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Care System Accused of Teens Locked Up with No Support

care system accused over teens locked up in youth jail

Watchdog warns that the social work team at Feltham Young Offender Institution in West London is failing to provide “the in-depth work that is necessary with some of the most vulnerable children.” This is partly down to the failure of local authority social workers to conduct visits.

The independent monitoring body for Feltham consists of a juvenile offender facility and a young adult prison. The body said that “almost 60 per cent” of teenagers, aged between 15-18 years old, were in need of “full care directives” or classified as “needy children” when they arrived at the prison. 

Denying teens support 

They warn that this is not only distressing staff but denying teenagers – including some jailed for rape and murder and some of the most troubled and vulnerable in London – statutory visits from social workers received by the local authorities.

“Alarming” rise in violence

The board has reported the findings in an annual report, shedding light on an “alarming” rise in violence, such as attacks with broken toilet seats and sharpened toothbrushes. They ask ministers to deal with the findings, while commending staff for “potentially saving a life” by intervening in an attack where five inmates attacked another young prisoner. The report reveals other acts of violence including teenagers assaulting a teacher and taking another teacher hostage.

Watchdog also warns that gang culture is being “tacitly encouraged” in the prison as a result of keeping teenagers in small “bubbles” marked by colour. The report says that this practice began during the pandemic but is an ongoing problem that “may be threatening to others”.

The high number of children coming into Feltham

The report makes note of the high number of children coming into Feltham from the care system, and says that any weaknesses likely to lead to offending should have received expert attention. 

Last year, the Metropolitan Police published a report that revealed an increase in youth homicide. The findings showed an increase by 18% in 2021 compared to the previous year and by 20% when compared to the pre-pandemic period. The report also found that 23% of homicides were for teen victims – a higher proportion than 2020 and 2019.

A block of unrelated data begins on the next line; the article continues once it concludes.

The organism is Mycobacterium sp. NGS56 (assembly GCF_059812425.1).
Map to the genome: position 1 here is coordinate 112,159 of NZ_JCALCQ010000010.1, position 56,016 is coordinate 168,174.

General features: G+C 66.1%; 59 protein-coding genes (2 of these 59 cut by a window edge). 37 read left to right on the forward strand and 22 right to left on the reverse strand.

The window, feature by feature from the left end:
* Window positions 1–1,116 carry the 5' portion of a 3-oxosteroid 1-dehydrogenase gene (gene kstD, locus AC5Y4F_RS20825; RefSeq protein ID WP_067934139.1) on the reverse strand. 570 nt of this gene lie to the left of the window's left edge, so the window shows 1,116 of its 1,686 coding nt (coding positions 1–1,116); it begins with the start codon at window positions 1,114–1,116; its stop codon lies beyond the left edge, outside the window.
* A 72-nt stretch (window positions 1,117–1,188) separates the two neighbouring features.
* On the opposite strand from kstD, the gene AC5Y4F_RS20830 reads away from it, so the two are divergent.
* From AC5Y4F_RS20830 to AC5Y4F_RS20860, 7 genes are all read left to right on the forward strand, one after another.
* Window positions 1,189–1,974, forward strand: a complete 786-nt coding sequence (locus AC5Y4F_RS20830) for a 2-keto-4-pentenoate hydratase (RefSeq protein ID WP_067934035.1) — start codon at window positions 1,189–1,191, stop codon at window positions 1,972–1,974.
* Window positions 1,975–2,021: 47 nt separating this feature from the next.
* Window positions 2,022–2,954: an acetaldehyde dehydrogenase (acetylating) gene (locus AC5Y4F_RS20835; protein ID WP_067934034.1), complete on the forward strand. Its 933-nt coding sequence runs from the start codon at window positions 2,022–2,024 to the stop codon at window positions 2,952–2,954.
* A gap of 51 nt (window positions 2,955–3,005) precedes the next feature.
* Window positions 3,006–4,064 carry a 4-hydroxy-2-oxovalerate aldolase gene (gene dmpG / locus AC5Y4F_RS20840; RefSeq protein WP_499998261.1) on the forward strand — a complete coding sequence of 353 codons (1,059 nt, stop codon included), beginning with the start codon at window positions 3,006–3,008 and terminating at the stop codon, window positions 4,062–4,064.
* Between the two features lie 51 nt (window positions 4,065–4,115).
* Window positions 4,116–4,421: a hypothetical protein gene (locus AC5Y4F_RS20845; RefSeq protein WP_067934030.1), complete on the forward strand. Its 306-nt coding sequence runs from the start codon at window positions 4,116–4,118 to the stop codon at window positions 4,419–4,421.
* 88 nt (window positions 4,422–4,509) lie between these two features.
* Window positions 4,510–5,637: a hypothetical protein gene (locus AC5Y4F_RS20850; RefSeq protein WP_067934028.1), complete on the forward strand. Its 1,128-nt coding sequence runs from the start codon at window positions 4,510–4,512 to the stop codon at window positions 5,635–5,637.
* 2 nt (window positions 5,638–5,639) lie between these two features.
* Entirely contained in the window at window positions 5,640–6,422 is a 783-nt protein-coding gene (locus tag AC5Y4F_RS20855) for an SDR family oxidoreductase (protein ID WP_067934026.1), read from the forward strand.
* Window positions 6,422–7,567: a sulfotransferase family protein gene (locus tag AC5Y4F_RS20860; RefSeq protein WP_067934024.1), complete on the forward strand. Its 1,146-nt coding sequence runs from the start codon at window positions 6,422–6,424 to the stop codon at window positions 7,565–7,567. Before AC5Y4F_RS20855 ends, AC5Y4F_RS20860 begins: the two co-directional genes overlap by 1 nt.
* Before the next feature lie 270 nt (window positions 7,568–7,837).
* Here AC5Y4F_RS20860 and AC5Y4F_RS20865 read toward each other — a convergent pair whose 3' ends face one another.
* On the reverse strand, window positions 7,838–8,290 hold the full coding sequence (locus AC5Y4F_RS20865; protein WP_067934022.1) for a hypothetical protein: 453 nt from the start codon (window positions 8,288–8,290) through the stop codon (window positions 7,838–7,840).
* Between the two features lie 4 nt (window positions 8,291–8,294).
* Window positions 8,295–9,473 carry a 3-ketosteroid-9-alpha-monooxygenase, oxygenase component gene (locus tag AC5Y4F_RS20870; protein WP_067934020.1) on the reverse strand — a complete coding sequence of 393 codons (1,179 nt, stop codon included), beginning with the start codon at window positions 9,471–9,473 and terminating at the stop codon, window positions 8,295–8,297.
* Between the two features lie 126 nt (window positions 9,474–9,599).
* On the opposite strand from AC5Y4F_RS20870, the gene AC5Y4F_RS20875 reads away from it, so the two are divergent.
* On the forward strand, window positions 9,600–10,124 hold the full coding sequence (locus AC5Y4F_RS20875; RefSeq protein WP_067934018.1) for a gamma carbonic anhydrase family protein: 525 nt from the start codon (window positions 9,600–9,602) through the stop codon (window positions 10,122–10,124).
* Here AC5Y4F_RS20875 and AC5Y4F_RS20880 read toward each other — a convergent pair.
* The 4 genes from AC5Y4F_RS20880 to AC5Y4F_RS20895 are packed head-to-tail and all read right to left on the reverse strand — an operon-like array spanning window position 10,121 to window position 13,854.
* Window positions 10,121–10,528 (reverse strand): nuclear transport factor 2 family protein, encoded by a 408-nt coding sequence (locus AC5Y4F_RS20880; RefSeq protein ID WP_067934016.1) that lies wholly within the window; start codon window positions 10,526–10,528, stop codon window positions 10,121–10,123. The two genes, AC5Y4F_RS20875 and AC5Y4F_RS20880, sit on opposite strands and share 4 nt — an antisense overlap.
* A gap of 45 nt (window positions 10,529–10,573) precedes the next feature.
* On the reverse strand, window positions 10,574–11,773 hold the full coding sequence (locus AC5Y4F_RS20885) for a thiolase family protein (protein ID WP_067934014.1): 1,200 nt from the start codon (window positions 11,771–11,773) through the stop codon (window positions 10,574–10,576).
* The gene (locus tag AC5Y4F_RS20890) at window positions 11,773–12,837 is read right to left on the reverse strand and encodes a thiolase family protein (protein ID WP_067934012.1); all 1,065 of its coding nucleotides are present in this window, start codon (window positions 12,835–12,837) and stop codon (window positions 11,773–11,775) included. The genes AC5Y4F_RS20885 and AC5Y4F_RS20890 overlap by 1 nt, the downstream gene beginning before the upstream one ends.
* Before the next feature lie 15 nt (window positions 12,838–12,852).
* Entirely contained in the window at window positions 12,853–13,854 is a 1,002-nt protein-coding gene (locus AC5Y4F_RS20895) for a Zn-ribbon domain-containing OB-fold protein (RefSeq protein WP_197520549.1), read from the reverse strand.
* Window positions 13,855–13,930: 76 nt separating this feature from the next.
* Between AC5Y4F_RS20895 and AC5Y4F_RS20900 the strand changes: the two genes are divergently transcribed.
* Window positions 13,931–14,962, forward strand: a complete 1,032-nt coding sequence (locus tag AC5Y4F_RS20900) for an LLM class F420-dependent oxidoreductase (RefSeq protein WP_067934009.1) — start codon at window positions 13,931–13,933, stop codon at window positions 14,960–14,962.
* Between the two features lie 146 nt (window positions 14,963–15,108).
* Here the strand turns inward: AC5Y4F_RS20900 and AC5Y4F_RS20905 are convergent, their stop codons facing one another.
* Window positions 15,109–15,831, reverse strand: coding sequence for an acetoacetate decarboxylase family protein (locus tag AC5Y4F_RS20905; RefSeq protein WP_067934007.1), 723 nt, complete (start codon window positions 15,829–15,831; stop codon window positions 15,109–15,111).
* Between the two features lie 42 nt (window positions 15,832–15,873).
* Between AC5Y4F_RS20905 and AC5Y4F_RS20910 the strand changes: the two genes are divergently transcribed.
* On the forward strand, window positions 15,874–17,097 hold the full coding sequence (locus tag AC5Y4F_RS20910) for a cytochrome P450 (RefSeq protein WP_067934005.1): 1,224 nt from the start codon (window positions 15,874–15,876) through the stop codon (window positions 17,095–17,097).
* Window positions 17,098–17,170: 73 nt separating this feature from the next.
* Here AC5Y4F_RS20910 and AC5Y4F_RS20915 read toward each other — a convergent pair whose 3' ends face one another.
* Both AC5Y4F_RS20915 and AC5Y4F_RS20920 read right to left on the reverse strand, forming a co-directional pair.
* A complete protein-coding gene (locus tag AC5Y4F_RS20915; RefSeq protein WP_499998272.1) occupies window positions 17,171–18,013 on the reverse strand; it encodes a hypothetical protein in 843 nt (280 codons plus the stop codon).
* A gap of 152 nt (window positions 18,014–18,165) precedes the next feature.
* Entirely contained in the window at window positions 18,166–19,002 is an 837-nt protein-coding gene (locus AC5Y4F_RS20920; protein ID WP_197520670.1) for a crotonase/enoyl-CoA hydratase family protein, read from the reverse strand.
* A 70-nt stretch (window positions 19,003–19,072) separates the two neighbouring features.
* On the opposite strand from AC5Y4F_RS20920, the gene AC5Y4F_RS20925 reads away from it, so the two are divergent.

In response to the findings, London’s mayor Sadiq Khan put a total of more than £8m into a gang exit programme. The scheme, led by the charity Safer London, is a programme that aims to help young people move away from crime. In order to rescue vulnerable children from crime, a Safer London caseworker said that support meetings are crucial. 

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“A serious indictment of the effectiveness of the care system that the government needs to address”

“The gang culture outside of the prison should not be reflected within Feltham by the practice of placing prisoners with those they most like to associate with,” the board says.

“Dismay has been expressed that long-term community service young people have come to Feltham with rape and murder charges or convictions,” the report reads.

“Many young people have moved straight away from local authority care, either with a full care directive or with child in need status. This is a serious indictment of the effectiveness of the care system that the government needs to address.”

Final thought

Watchdog has continuously monitored the conditions at Feltham. Back in 2015, Chief Inspector of Prisons, Nick Hardwick said “staff in Feltham A still struggled to manage this behaviour in a safe and secure way.”

“Staff need more help to do this and I repeat my call for the Youth Justice Board (YJB) to initiate an independent expert review of its policies and resources for managing behaviour, reducing bullying and supporting victims across all YOIs.”

Nick Hardwick, Chief Inspector of Prisons

The previous report indicates the continuous lack of support at the Young Offender Institution. While Mr Khan has invested £8m in the gang exit programme, the support system stops at Feltham. Statutory visits should be provided to inmates, yet the growing number of offenders combined with staff cuts is preventing teenagers from getting the support they need. 
The worrying findings suggest that the Institution not only strips teenagers of the right for support but tacitly encourages gang culture by confining teenagers in small “bubbles” marked by colour.

Curia’s Levelling Up Commission

In the year ahead, Curia’s Levelling Up Commission will be holding inquiry sessions, conducting data analysis, as well as running regional sprints that delve deep into topics in the areas of

  1. Health and Social Care
  2. Education Skills and Training
  3. Housing and Homelessness
  4. Crime, Justice and Rehabilitation

If you would like to know more about the work or contribute to the same, please reach out to shivani.sen@chamberuk.com

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